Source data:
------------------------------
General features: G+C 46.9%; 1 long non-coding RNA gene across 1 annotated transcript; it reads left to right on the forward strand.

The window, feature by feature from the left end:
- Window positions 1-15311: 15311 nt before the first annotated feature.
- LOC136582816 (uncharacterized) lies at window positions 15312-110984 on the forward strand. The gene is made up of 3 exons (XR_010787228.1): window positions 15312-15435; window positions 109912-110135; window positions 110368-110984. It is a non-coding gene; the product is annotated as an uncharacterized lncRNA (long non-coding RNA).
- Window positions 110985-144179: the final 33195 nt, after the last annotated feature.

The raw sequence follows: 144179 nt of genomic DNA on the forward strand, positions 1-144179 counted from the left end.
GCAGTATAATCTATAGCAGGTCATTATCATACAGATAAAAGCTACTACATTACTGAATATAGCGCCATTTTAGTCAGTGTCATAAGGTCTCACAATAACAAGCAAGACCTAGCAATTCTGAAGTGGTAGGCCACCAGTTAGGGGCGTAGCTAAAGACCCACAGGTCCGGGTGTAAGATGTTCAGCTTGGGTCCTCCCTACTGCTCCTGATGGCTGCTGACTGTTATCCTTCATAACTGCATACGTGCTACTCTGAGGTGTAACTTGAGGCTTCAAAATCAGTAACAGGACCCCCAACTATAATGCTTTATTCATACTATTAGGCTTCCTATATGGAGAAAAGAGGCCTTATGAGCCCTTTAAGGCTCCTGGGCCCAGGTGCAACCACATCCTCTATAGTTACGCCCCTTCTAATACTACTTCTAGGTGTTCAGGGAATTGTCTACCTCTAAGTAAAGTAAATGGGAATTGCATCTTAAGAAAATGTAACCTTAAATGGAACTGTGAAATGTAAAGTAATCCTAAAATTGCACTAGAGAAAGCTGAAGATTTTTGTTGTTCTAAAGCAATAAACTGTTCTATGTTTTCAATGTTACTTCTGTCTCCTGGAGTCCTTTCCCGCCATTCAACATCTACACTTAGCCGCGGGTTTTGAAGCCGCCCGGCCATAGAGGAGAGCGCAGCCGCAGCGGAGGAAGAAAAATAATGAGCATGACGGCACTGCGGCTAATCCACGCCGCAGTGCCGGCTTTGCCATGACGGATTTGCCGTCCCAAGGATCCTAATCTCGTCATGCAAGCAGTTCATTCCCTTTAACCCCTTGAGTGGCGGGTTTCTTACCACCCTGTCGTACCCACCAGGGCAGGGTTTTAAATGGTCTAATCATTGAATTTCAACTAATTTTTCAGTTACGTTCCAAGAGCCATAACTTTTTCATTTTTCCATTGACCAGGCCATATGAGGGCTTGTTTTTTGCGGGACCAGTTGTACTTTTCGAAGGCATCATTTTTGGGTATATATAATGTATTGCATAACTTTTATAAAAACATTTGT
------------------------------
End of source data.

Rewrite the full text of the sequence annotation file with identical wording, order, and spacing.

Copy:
General features: G+C 46.9%; 1 long non-coding RNA gene across 1 annotated transcript; it reads left to right on the forward strand.

The window, feature by feature from the left end:
- Window positions 1-15311: 15311 nt before the first annotated feature.
- LOC136582816 (uncharacterized) lies at window positions 15312-110984 on the forward strand. The gene is made up of 3 exons (XR_010787228.1): window positions 15312-15435; window positions 109912-110135; window positions 110368-110984. It is a non-coding gene; the product is annotated as an uncharacterized lncRNA (long non-coding RNA).
- Window positions 110985-144179: the final 33195 nt, after the last annotated feature.

The raw sequence follows: 144179 nt of genomic DNA on the forward strand, positions 1-144179 counted from the left end.
GCAGTATAATCTATAGCAGGTCATTATCATACAGATAAAAGCTACTACATTACTGAATATAGCGCCATTTTAGTCAGTGTCATAAGGTCTCACAATAACAAGCAAGACCTAGCAATTCTGAAGTGGTAGGCCACCAGTTAGGGGCGTAGCTAAAGACCCACAGGTCCGGGTGTAAGATGTTCAGCTTGGGTCCTCCCTACTGCTCCTGATGGCTGCTGACTGTTATCCTTCATAACTGCATACGTGCTACTCTGAGGTGTAACTTGAGGCTTCAAAATCAGTAACAGGACCCCCAACTATAATGCTTTATTCATACTATTAGGCTTCCTATATGGAGAAAAGAGGCCTTATGAGCCCTTTAAGGCTCCTGGGCCCAGGTGCAACCACATCCTCTATAGTTACGCCCCTTCTAATACTACTTCTAGGTGTTCAGGGAATTGTCTACCTCTAAGTAAAGTAAATGGGAATTGCATCTTAAGAAAATGTAACCTTAAATGGAACTGTGAAATGTAAAGTAATCCTAAAATTGCACTAGAGAAAGCTGAAGATTTTTGTTGTTCTAAAGCAATAAACTGTTCTATGTTTTCAATGTTACTTCTGTCTCCTGGAGTCCTTTCCCGCCATTCAACATCTACACTTAGCCGCGGGTTTTGAAGCCGCCCGGCCATAGAGGAGAGCGCAGCCGCAGCGGAGGAAGAAAAATAATGAGCATGACGGCACTGCGGCTAATCCACGCCGCAGTGCCGGCTTTGCCATGACGGATTTGCCGTCCCAAGGATCCTAATCTCGTCATGCAAGCAGTTCATTCCCTTTAACCCCTTGAGTGGCGGGTTTCTTACCACCCTGTCGTACCCACCAGGGCAGGGTTTTAAATGGTCTAATCATTGAATTTCAACTAATTTTTCAGTTACGTTCCAAGAGCCATAACTTTTTCATTTTTCCATTGACCAGGCCATATGAGGGCTTGTTTTTTGCGGGACCAGTTGTACTTTTCGAAGGCATCATTTTTGGGTATATATAATGTATTGCATAACTTTTATAAAAACATTTGT